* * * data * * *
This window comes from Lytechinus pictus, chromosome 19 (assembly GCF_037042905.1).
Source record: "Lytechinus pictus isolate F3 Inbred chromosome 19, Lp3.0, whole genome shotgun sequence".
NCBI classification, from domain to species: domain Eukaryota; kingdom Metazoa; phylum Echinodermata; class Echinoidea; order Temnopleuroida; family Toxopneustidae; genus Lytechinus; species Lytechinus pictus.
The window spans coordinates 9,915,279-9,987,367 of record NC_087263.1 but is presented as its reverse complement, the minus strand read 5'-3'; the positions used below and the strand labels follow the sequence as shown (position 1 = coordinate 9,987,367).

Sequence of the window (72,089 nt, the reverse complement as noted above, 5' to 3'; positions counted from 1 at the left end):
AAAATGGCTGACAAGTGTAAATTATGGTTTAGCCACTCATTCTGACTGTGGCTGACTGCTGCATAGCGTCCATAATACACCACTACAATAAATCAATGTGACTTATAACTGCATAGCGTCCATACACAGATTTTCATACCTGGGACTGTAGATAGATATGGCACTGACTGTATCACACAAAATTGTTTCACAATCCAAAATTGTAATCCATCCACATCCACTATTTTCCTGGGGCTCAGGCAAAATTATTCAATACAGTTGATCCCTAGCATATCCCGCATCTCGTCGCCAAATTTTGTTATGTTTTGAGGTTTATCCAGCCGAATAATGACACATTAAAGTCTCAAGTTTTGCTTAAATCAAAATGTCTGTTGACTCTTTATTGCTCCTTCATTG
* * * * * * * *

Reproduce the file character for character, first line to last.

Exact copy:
This window comes from Lytechinus pictus, chromosome 19 (assembly GCF_037042905.1).
Source record: "Lytechinus pictus isolate F3 Inbred chromosome 19, Lp3.0, whole genome shotgun sequence".
NCBI classification, from domain to species: domain Eukaryota; kingdom Metazoa; phylum Echinodermata; class Echinoidea; order Temnopleuroida; family Toxopneustidae; genus Lytechinus; species Lytechinus pictus.
The window spans coordinates 9,915,279-9,987,367 of record NC_087263.1 but is presented as its reverse complement, the minus strand read 5'-3'; the positions used below and the strand labels follow the sequence as shown (position 1 = coordinate 9,987,367).

Sequence of the window (72,089 nt, the reverse complement as noted above, 5' to 3'; positions counted from 1 at the left end):
AAAATGGCTGACAAGTGTAAATTATGGTTTAGCCACTCATTCTGACTGTGGCTGACTGCTGCATAGCGTCCATAATACACCACTACAATAAATCAATGTGACTTATAACTGCATAGCGTCCATACACAGATTTTCATACCTGGGACTGTAGATAGATATGGCACTGACTGTATCACACAAAATTGTTTCACAATCCAAAATTGTAATCCATCCACATCCACTATTTTCCTGGGGCTCAGGCAAAATTATTCAATACAGTTGATCCCTAGCATATCCCGCATCTCGTCGCCAAATTTTGTTATGTTTTGAGGTTTATCCAGCCGAATAATGACACATTAAAGTCTCAAGTTTTGCTTAAATCAAAATGTCTGTTGACTCTTTATTGCTCCTTCATTG